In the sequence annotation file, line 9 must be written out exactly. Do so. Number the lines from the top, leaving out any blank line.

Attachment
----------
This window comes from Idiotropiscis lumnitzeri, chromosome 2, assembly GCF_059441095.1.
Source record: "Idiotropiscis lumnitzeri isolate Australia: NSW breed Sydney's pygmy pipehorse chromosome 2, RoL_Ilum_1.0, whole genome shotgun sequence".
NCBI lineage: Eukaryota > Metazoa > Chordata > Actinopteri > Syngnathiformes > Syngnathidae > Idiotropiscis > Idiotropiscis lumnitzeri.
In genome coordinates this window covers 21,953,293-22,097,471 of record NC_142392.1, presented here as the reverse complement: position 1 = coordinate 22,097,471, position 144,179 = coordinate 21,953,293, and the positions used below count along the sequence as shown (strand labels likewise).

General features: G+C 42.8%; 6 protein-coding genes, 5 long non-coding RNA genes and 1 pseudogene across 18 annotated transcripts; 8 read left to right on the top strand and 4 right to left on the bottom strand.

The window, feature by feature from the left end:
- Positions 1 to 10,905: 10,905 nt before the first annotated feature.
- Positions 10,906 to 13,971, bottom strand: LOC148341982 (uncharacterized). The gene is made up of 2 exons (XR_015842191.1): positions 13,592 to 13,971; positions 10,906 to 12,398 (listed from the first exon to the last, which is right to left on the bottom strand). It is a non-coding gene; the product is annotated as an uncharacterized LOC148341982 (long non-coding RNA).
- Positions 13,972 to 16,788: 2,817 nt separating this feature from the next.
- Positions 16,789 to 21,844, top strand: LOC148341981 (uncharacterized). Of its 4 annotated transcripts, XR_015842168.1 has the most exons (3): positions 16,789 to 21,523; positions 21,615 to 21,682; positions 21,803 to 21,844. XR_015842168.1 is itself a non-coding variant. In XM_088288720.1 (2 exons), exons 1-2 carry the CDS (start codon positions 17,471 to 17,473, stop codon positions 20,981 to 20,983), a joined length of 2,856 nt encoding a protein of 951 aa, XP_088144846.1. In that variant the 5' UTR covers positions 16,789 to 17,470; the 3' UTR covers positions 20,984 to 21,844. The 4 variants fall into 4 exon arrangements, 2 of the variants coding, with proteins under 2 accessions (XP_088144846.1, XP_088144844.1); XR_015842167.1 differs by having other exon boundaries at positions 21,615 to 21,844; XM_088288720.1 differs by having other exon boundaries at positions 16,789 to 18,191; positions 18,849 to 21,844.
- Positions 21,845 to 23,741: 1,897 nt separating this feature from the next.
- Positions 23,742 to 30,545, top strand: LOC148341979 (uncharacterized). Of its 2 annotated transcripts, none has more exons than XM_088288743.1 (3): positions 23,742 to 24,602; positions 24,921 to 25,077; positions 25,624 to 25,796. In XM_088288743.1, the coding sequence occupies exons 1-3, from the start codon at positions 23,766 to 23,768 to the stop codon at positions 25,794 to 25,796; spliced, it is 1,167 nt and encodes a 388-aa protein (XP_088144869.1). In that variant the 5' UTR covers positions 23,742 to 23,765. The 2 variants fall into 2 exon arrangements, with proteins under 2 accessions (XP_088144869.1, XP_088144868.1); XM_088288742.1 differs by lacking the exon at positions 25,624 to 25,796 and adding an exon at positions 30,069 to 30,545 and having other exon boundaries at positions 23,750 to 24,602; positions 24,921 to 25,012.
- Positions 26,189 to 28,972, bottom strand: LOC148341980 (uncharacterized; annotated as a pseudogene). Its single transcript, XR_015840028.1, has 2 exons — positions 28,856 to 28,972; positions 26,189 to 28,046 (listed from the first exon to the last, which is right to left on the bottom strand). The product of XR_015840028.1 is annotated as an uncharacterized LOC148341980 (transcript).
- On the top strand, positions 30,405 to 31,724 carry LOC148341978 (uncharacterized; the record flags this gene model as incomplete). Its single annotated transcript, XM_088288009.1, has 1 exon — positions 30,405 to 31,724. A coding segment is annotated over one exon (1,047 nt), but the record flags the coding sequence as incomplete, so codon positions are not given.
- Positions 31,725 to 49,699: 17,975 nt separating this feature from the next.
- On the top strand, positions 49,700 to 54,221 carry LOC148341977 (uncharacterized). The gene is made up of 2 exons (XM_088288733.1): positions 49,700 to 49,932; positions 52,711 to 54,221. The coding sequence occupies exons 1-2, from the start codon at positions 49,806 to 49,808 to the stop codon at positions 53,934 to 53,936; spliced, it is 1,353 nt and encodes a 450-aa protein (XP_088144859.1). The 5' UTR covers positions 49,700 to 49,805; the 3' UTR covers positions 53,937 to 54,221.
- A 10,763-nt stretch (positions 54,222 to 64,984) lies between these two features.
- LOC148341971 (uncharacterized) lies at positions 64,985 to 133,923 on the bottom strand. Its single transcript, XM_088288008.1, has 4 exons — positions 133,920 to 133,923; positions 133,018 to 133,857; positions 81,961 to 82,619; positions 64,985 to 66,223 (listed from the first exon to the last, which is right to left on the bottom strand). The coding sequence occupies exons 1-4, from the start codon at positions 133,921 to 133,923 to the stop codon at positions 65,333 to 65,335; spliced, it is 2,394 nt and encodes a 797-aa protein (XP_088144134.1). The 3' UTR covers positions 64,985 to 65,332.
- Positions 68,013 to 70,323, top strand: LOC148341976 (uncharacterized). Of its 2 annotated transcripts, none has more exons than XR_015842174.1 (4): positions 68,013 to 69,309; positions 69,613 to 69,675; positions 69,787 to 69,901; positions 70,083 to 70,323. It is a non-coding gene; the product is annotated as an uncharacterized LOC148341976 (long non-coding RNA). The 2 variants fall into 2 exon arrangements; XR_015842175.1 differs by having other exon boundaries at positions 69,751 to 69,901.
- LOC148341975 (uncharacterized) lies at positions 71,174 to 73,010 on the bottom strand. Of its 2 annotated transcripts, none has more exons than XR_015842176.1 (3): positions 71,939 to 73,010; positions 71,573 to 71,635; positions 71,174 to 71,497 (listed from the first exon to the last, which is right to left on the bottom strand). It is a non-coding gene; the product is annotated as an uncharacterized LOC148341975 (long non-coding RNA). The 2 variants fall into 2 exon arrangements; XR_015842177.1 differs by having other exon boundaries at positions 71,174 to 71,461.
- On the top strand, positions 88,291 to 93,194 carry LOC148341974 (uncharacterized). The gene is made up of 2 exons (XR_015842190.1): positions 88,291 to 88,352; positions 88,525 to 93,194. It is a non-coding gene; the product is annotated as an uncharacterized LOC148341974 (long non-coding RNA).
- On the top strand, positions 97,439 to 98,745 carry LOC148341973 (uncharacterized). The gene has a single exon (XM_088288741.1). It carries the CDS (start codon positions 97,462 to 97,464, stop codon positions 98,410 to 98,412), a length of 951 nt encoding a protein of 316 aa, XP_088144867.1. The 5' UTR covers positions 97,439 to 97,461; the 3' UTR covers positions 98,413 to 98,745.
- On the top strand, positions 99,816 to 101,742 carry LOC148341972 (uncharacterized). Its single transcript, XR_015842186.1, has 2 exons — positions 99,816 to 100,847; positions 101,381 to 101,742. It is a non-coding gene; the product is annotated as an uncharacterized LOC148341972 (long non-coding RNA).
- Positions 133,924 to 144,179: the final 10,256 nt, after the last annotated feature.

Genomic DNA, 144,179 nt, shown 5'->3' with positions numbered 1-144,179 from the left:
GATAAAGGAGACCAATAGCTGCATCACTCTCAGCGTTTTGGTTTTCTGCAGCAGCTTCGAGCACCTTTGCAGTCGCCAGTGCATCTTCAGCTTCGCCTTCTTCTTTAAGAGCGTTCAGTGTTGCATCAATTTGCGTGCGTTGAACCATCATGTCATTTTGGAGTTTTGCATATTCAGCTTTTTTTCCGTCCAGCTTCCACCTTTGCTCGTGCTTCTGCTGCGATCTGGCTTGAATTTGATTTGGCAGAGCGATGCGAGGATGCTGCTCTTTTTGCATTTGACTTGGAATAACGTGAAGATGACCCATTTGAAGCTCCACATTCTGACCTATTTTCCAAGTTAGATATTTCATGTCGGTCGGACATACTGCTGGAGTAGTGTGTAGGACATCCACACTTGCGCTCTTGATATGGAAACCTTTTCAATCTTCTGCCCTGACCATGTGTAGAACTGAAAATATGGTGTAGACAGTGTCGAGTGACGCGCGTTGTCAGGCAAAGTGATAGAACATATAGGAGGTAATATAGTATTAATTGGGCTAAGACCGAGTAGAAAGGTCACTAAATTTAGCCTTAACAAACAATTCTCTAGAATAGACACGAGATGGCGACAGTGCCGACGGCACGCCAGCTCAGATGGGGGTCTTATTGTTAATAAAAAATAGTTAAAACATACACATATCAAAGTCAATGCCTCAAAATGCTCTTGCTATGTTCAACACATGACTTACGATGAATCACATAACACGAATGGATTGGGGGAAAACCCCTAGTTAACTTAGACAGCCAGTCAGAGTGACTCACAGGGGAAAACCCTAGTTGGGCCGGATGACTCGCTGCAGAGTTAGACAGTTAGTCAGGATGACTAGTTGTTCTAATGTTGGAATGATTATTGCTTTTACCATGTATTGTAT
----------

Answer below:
- Positions 13,972 to 16,788: 2,817 nt separating this feature from the next.